Canadian phone maker BlackBerry has reported a $4.4 billion loss in its third quarter earnings report. The company has been trying to get its early leader mojo back ever since Apple and Android took over the smart phone market. Earlier this year, BlackBerry replaced its CEO and tried to find a buyer -- with little luck. But the latest report suggests BlackBerry's new goal is to get some distance from the idea that it's a company that makes phones. Ramon Lamas is a mobile analyst with IDC. He tells Marketplace Tech about BlackBerry's next steps.
This summer, Angelina Jolie announced that she had both her breasts removed to reduce her risk of breast cancer. Her story got a lot of people talking. But they didn't necessarily learn more about the genetics of breast cancer risk.
This summer, Angelina Jolie announced that she had both her breasts removed in order to reduce her risk of breast cancer. Her story got a lot of people talking. But they didn't necessarily learn more about the genetics of breast cancer risk.
The White House has announced that it will let some of the 5 or 6 million people who lost their health insurance because of federal requirements, enroll in so-called catastrophic health care plans.
Catastrophic plans are very bare bones. The deductible is more than $6,000. They only allow three primary care visits a year. To get one, you used to have to be under 30 years old, or demonstrate financial hardship.
“It’s a patch obviously,” says JB Silvers, who teaches health care finance at Case Western Reserve University. “From the insurance companies’ point of view, it’s a terrible idea. They set their rates on the basis of who they think is going to enroll which is basically under-30s who aren’t going to use health care very much.”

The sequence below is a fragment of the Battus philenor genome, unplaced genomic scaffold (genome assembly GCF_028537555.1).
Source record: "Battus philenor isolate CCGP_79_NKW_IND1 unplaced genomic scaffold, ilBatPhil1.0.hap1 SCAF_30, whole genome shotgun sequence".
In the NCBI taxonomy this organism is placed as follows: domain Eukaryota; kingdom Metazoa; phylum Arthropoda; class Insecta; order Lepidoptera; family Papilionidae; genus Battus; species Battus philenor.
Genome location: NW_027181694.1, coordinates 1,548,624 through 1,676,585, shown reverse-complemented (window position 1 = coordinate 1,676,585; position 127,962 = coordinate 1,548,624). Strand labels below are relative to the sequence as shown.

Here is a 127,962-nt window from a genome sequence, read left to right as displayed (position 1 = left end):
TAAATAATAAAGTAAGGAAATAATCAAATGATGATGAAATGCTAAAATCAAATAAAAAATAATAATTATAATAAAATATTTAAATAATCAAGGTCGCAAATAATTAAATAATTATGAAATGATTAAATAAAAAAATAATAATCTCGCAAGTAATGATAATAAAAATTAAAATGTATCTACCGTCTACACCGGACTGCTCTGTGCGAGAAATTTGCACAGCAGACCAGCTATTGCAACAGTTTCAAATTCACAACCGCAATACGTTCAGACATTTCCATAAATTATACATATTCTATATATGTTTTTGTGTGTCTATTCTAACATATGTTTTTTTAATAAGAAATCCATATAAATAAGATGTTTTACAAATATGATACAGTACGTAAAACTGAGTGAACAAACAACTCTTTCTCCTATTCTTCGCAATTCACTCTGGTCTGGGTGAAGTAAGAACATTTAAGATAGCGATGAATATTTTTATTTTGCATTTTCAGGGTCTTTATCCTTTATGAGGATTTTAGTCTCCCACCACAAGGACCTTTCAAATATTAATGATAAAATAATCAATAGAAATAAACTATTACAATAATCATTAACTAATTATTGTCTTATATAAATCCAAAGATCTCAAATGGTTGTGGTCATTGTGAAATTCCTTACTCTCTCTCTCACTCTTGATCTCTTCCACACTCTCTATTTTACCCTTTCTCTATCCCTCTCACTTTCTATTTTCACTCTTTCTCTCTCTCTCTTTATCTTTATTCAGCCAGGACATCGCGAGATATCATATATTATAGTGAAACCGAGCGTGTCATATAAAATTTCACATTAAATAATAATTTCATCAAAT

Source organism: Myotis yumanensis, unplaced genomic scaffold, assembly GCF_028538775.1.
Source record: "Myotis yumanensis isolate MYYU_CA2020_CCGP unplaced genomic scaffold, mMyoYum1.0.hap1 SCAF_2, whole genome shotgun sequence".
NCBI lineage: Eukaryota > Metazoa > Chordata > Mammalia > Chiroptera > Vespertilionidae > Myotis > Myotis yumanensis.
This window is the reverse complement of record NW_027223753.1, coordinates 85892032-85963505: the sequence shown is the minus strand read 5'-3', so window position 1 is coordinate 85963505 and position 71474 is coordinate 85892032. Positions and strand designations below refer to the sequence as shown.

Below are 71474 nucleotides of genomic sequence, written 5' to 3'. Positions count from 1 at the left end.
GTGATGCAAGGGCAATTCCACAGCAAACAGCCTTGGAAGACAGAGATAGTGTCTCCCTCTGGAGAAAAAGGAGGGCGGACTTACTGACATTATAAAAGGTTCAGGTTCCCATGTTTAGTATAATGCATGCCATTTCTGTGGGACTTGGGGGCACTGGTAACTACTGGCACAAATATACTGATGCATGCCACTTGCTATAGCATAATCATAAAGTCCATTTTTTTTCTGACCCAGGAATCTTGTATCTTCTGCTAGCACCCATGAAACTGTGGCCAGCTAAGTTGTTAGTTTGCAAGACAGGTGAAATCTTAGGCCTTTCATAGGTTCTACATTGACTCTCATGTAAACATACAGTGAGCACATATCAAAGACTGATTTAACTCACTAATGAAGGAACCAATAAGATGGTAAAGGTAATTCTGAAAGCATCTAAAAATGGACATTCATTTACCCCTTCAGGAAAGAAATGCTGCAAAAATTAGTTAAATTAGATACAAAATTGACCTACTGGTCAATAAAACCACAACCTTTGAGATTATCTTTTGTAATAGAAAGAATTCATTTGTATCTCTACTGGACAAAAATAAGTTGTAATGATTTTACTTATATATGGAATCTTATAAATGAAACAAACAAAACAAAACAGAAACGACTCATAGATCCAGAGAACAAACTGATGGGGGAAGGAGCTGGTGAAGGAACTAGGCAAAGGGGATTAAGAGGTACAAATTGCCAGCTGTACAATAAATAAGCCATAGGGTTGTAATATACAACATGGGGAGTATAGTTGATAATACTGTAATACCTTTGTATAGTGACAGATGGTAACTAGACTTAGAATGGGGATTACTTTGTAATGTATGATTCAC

But while most people who lost old plans will be able to buy in to one of the mainstream federal plans -- bronze, silver, or gold -- the Obama administration doesn’t want anyone falling through the cracks, says Dan Mendelson, CEO of Avalere Health, a healthcare advisory firm.
“At the end of the day, they’re going to be judged on the number of people who are enrolled and everything is calibrated to facilitate that goal.”
Today, the government revised upward its standard measure of the economy. The GDP measures dollars changing hands and there was more of that last quarter than first realized, with GDP rising at a 4.1 percent rate, when annualized.
Hollywood doesn’t want free trade to mean free, illegal downloads of movies. Or bootleg sales. Anissa Brennan, vice president for International Affairs and Trade Policy at the Motion Picture Association of America, wants the treaty to follow U.S. law, which doesn’t allow movie goers to film what’s on the screen, then sell illegal copies.
The global price of the digital currency Bitcoin went on a roller coaster ride this week when the world’s biggest Bitcoin exchange was forced by China’s government to stop accepting deposits. Up to now, the exchange, BTC China, was the trading epicenter for the Bitcoin economy.
People whose health policies were canceled get hardship exemptions that excuse them from penalties. They'll also have the option to buy catastrophic coverage. These little-noticed plans cover only three primary care visits, specified preventive services and medical costs that exceed a high minimum.
The former Massachusetts Republican senator's monthslong flirtation with Granite State voters has powered plenty of speculation, and Thursday's event only fanned it.
After a 2012 scandal involving some Secret Service personnel conduct in Colombia, Homeland Security's inspector general launched an investigation into the agency's culture.
Confusion has surrounded the departure of a group of Greek Orthodox nuns from a convent north of Damascus earlier this month. Syrian officials say radical Islamist rebels kidnapped the nuns at gunpoint. But a rebel leader who was there says the nuns' convent was under fire from government forces.